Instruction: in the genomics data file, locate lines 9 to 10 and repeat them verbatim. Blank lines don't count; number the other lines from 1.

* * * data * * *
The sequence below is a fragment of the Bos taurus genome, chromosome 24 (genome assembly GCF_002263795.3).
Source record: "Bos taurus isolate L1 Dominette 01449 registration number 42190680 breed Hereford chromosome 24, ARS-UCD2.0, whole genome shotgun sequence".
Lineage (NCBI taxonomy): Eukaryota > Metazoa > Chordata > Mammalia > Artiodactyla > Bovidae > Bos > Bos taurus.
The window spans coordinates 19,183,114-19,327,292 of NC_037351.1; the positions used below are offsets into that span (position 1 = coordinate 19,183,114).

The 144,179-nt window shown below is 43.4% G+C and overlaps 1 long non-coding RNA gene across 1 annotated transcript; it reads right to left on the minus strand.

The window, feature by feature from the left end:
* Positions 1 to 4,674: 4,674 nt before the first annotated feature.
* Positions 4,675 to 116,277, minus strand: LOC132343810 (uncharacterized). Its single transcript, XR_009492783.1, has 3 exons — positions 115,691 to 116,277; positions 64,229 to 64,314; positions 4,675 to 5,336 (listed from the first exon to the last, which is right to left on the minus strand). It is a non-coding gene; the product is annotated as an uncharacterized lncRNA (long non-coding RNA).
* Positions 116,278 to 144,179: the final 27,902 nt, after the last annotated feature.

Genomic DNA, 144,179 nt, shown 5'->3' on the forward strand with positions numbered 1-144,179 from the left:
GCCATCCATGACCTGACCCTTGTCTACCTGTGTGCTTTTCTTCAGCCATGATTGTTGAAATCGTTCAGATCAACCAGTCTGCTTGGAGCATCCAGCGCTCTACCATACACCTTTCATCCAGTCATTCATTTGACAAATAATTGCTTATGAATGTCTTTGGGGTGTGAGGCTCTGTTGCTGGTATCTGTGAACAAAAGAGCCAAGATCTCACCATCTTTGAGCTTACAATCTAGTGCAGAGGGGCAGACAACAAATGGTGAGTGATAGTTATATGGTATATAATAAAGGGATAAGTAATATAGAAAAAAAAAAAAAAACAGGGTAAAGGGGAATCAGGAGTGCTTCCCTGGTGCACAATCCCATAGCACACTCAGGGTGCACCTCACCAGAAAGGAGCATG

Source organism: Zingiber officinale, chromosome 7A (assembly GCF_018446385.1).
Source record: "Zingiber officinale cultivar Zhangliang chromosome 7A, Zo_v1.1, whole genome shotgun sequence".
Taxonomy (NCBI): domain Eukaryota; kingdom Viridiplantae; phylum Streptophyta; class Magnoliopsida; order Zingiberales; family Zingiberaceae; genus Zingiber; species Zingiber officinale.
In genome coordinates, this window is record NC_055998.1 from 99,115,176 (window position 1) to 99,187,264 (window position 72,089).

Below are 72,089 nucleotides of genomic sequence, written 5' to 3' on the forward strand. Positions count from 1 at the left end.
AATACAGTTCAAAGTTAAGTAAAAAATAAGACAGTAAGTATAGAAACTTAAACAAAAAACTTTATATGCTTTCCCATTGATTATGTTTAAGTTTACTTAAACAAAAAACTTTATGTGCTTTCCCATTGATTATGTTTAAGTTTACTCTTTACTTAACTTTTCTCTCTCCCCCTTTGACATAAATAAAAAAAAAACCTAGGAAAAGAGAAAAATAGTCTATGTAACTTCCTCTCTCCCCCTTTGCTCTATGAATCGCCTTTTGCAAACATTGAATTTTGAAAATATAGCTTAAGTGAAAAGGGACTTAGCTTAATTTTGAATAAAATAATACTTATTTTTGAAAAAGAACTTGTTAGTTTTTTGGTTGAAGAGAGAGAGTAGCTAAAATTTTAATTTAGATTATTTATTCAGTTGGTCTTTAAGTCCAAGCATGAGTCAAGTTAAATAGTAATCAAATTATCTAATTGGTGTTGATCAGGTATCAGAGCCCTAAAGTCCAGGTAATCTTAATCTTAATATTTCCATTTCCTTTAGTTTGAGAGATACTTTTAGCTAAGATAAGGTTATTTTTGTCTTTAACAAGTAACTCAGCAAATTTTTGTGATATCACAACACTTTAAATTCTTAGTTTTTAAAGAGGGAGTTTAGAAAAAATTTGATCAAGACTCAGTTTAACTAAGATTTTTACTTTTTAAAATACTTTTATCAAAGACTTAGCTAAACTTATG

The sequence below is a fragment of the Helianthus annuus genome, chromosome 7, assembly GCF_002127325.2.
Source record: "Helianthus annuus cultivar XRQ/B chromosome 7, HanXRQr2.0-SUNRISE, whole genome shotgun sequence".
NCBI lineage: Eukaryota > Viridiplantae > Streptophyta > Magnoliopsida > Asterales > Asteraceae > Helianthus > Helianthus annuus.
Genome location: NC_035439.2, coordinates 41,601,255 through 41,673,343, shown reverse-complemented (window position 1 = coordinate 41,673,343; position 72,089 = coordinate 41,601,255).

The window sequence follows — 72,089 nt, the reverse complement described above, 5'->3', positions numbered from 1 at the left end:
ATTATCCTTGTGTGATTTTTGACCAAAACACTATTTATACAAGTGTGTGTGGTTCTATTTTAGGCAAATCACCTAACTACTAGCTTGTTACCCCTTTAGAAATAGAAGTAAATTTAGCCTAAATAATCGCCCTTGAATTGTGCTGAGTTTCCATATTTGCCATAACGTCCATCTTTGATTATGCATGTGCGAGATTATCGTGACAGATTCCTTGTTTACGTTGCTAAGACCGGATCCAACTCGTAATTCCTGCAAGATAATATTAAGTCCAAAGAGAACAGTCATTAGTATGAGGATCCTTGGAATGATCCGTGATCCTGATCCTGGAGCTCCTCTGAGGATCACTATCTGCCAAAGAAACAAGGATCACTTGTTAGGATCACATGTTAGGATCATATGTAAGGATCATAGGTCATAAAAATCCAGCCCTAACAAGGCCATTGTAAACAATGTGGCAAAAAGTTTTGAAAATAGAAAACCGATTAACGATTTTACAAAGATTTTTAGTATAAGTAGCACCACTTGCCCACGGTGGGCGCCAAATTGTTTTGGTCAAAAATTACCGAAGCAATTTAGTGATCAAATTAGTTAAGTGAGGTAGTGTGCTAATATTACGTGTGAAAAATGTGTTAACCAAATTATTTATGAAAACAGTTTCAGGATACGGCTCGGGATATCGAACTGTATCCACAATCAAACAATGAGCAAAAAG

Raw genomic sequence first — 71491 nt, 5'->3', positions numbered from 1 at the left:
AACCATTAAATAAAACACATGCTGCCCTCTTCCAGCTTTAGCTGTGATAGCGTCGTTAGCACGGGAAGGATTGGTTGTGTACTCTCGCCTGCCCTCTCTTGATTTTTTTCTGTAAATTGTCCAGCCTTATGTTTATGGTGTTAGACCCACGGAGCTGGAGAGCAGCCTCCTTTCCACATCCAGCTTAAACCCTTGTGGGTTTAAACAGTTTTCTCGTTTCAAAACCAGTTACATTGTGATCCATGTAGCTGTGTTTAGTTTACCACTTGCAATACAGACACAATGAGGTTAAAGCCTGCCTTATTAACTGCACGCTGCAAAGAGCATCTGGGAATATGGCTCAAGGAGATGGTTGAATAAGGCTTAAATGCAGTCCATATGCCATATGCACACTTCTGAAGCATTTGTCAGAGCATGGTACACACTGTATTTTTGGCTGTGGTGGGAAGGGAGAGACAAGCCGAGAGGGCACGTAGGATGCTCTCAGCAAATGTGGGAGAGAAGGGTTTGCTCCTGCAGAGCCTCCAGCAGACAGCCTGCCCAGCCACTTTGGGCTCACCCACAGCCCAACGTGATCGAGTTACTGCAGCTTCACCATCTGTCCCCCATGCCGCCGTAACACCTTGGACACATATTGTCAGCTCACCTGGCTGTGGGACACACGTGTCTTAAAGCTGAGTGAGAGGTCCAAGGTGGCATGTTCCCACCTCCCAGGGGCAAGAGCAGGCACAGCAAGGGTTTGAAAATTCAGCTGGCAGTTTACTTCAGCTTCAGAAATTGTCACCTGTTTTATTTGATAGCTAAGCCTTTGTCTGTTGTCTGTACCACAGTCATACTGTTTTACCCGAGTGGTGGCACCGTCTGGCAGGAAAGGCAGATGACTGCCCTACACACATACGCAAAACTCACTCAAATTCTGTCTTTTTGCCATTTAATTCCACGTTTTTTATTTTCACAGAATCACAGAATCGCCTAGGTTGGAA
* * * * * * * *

* Positions 116,278 to 144,179: the final 27,902 nt, after the last annotated feature.

Genomic DNA, 144,179 nt, shown 5'->3' on the forward strand with positions numbered 1-144,179 from the left: